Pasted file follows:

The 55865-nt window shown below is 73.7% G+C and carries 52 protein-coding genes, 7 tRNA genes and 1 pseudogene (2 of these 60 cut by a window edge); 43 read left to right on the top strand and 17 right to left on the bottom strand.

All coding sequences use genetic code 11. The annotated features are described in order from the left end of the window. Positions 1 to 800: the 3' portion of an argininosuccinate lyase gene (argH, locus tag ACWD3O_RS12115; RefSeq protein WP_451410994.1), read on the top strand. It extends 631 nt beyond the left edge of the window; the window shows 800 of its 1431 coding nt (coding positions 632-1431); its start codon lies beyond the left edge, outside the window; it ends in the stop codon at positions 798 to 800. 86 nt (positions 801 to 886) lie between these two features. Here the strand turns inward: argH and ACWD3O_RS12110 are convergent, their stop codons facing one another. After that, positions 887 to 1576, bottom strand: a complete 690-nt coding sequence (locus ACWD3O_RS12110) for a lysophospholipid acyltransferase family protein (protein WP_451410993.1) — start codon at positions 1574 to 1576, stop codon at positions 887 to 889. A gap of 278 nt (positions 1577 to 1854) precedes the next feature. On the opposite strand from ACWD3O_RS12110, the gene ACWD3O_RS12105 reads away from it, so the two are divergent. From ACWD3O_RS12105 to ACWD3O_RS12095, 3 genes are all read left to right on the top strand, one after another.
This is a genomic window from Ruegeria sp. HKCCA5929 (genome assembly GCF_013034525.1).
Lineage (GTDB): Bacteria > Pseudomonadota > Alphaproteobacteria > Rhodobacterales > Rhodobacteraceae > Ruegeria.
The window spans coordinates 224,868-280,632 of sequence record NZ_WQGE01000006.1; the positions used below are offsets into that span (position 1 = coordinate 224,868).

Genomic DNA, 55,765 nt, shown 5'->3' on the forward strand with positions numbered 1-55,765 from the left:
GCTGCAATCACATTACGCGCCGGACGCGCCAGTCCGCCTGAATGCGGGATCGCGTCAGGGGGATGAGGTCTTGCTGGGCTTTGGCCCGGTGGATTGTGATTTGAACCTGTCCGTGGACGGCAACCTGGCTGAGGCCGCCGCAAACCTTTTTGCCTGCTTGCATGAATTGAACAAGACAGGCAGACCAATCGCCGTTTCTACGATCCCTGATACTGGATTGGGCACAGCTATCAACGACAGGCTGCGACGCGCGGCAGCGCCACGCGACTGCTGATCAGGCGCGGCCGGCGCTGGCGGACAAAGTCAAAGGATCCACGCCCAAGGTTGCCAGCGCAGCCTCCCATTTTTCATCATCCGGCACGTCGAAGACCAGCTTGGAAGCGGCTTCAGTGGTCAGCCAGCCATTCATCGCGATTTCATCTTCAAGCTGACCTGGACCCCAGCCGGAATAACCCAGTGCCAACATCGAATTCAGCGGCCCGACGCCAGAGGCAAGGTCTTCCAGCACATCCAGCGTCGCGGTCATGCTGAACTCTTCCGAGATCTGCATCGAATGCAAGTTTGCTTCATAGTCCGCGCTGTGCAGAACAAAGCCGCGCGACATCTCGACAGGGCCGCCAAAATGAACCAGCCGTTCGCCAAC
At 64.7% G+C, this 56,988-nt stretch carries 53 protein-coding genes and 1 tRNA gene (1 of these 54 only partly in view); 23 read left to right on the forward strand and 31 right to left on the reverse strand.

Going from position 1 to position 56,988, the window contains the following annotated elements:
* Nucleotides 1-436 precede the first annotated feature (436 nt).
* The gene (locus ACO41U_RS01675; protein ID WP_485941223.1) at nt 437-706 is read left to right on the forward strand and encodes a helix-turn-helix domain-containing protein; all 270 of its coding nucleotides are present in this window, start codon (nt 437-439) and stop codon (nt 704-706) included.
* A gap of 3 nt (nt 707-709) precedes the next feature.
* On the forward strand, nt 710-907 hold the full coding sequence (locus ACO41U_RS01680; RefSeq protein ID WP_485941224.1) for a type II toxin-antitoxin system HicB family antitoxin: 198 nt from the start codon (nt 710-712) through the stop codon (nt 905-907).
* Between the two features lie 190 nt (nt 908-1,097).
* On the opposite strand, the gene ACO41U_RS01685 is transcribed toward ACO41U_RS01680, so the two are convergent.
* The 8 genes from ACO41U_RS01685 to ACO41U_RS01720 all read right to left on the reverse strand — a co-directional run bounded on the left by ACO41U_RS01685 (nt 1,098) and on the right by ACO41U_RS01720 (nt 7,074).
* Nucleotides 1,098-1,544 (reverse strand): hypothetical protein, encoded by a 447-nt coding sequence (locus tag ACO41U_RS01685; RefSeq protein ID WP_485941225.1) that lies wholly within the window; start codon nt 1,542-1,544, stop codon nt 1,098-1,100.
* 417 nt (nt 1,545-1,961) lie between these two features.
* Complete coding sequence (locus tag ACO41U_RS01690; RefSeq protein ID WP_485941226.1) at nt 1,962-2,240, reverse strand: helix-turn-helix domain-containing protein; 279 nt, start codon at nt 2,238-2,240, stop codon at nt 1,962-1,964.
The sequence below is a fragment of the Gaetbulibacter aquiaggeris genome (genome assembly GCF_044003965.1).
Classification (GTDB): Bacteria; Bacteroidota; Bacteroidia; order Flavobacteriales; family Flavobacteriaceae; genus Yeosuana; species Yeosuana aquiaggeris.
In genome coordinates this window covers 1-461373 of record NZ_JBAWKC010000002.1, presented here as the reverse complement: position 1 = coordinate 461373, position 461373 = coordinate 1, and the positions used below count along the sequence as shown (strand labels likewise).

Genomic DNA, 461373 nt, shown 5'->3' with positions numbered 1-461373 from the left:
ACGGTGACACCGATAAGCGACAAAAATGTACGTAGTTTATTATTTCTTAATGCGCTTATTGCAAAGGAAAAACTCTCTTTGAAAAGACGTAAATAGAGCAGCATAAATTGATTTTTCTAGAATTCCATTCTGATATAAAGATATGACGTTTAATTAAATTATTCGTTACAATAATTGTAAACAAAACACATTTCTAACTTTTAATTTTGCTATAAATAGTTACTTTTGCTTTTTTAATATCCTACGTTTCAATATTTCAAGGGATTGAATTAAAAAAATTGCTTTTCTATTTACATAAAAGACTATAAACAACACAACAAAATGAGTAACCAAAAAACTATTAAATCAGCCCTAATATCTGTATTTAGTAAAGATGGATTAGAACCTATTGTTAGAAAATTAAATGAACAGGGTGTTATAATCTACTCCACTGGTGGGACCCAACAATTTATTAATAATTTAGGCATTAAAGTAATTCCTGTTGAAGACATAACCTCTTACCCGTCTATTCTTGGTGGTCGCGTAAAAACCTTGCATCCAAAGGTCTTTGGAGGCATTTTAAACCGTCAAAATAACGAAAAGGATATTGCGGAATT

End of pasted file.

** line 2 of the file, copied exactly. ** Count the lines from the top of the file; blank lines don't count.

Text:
All coding sequences use genetic code 11. The annotated features are described in order from the left end of the window. Positions 1 to 800: the 3' portion of an argininosuccinate lyase gene (argH, locus tag ACWD3O_RS12115; RefSeq protein WP_451410994.1), read on the top strand. It extends 631 nt beyond the left edge of the window; the window shows 800 of its 1431 coding nt (coding positions 632-1431); its start codon lies beyond the left edge, outside the window; it ends in the stop codon at positions 798 to 800. 86 nt (positions 801 to 886) lie between these two features. Here the strand turns inward: argH and ACWD3O_RS12110 are convergent, their stop codons facing one another. After that, positions 887 to 1576, bottom strand: a complete 690-nt coding sequence (locus ACWD3O_RS12110) for a lysophospholipid acyltransferase family protein (protein WP_451410993.1) — start codon at positions 1574 to 1576, stop codon at positions 887 to 889. A gap of 278 nt (positions 1577 to 1854) precedes the next feature. On the opposite strand from ACWD3O_RS12110, the gene ACWD3O_RS12105 reads away from it, so the two are divergent. From ACWD3O_RS12105 to ACWD3O_RS12095, 3 genes are all read left to right on the top strand, one after another.